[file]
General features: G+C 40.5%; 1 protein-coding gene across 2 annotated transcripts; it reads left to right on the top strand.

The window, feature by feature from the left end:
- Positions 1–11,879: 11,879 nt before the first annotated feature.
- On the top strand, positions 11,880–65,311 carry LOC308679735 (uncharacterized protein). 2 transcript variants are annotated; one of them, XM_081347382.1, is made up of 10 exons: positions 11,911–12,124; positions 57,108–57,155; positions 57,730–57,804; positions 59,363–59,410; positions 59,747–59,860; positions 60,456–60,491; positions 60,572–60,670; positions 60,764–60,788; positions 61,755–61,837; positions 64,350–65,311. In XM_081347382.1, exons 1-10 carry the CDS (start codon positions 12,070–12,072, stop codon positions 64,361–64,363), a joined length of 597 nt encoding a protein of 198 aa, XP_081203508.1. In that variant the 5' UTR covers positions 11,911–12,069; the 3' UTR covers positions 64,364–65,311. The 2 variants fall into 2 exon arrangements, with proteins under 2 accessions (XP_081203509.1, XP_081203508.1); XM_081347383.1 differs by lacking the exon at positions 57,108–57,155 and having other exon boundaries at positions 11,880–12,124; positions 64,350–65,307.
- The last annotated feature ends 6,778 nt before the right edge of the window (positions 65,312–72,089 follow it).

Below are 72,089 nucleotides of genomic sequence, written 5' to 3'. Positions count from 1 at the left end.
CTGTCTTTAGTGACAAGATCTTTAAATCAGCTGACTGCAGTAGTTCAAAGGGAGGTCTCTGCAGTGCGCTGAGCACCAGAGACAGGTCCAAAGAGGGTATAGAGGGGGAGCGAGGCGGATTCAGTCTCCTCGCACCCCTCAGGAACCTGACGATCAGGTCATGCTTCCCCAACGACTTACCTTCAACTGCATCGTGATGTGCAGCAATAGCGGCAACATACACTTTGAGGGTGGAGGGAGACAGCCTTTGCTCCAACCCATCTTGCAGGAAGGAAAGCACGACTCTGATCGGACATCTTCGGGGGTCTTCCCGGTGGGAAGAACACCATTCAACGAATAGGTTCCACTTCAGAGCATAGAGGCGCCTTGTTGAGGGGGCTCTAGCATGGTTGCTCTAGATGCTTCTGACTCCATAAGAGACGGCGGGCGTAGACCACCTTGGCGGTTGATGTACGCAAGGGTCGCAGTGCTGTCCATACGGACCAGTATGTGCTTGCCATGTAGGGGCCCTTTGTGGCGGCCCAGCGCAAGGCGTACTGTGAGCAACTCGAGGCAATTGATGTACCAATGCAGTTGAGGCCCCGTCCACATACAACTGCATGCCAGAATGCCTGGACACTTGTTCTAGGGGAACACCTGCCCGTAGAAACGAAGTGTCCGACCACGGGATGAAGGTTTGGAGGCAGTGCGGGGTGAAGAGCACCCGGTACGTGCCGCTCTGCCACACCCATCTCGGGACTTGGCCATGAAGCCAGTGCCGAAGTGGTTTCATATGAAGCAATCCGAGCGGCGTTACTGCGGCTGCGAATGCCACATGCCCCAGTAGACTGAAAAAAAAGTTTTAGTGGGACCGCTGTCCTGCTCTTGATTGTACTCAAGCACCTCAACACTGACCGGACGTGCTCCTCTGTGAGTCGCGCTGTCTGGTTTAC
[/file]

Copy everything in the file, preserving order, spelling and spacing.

General features: G+C 40.5%; 1 protein-coding gene across 2 annotated transcripts; it reads left to right on the top strand.

The window, feature by feature from the left end:
- Positions 1–11,879: 11,879 nt before the first annotated feature.
- On the top strand, positions 11,880–65,311 carry LOC308679735 (uncharacterized protein). 2 transcript variants are annotated; one of them, XM_081347382.1, is made up of 10 exons: positions 11,911–12,124; positions 57,108–57,155; positions 57,730–57,804; positions 59,363–59,410; positions 59,747–59,860; positions 60,456–60,491; positions 60,572–60,670; positions 60,764–60,788; positions 61,755–61,837; positions 64,350–65,311. In XM_081347382.1, exons 1-10 carry the CDS (start codon positions 12,070–12,072, stop codon positions 64,361–64,363), a joined length of 597 nt encoding a protein of 198 aa, XP_081203508.1. In that variant the 5' UTR covers positions 11,911–12,069; the 3' UTR covers positions 64,364–65,311. The 2 variants fall into 2 exon arrangements, with proteins under 2 accessions (XP_081203509.1, XP_081203508.1); XM_081347383.1 differs by lacking the exon at positions 57,108–57,155 and having other exon boundaries at positions 11,880–12,124; positions 64,350–65,307.
- The last annotated feature ends 6,778 nt before the right edge of the window (positions 65,312–72,089 follow it).

Below are 72,089 nucleotides of genomic sequence, written 5' to 3'. Positions count from 1 at the left end.
CTGTCTTTAGTGACAAGATCTTTAAATCAGCTGACTGCAGTAGTTCAAAGGGAGGTCTCTGCAGTGCGCTGAGCACCAGAGACAGGTCCAAAGAGGGTATAGAGGGGGAGCGAGGCGGATTCAGTCTCCTCGCACCCCTCAGGAACCTGACGATCAGGTCATGCTTCCCCAACGACTTACCTTCAACTGCATCGTGATGTGCAGCAATAGCGGCAACATACACTTTGAGGGTGGAGGGAGACAGCCTTTGCTCCAACCCATCTTGCAGGAAGGAAAGCACGACTCTGATCGGACATCTTCGGGGGTCTTCCCGGTGGGAAGAACACCATTCAACGAATAGGTTCCACTTCAGAGCATAGAGGCGCCTTGTTGAGGGGGCTCTAGCATGGTTGCTCTAGATGCTTCTGACTCCATAAGAGACGGCGGGCGTAGACCACCTTGGCGGTTGATGTACGCAAGGGTCGCAGTGCTGTCCATACGGACCAGTATGTGCTTGCCATGTAGGGGCCCTTTGTGGCGGCCCAGCGCAAGGCGTACTGTGAGCAACTCGAGGCAATTGATGTACCAATGCAGTTGAGGCCCCGTCCACATACAACTGCATGCCAGAATGCCTGGACACTTGTTCTAGGGGAACACCTGCCCGTAGAAACGAAGTGTCCGACCACGGGATGAAGGTTTGGAGGCAGTGCGGGGTGAAGAGCACCCGGTACGTGCCGCTCTGCCACACCCATCTCGGGACTTGGCCATGAAGCCAGTGCCGAAGTGGTTTCATATGAAGCAATCCGAGCGGCGTTACTGCGGCTGCGAATGCCACATGCCCCAGTAGACTGAAAAAAAAGTTTTAGTGGGACCGCTGTCCTGCTCTTGATTGTACTCAAGCACCTCAACACTGACCGGACGTGCTCCTCTGTGAGTCGCGCTGTCTGGTTTAC